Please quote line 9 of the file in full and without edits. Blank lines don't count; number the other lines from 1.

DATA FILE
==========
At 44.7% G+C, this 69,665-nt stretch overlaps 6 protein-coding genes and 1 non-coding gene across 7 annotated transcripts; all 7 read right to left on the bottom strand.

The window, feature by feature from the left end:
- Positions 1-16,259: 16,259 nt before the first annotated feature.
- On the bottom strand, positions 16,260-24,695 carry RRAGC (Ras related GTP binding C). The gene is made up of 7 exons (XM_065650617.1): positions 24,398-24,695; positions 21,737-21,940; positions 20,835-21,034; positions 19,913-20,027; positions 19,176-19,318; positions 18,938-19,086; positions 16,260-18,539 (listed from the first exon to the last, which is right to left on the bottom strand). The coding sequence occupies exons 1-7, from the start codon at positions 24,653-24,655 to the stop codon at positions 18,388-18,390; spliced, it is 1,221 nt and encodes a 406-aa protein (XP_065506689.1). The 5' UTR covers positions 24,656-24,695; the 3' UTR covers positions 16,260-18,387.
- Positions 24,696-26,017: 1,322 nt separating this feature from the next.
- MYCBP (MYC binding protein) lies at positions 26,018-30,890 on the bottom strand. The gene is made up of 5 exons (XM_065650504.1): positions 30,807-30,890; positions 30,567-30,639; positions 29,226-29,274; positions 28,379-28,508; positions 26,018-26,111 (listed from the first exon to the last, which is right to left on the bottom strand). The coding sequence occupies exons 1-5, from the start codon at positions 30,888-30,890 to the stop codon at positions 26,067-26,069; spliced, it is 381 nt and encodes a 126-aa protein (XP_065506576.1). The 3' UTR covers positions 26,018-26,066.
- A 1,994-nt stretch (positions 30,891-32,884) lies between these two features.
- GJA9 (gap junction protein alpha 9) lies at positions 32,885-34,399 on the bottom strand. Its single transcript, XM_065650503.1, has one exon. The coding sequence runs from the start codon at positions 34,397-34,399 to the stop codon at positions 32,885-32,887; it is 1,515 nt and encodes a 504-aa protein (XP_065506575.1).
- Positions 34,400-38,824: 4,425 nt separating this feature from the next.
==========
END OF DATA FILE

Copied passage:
- Positions 34,400-38,824: 4,425 nt separating this feature from the next.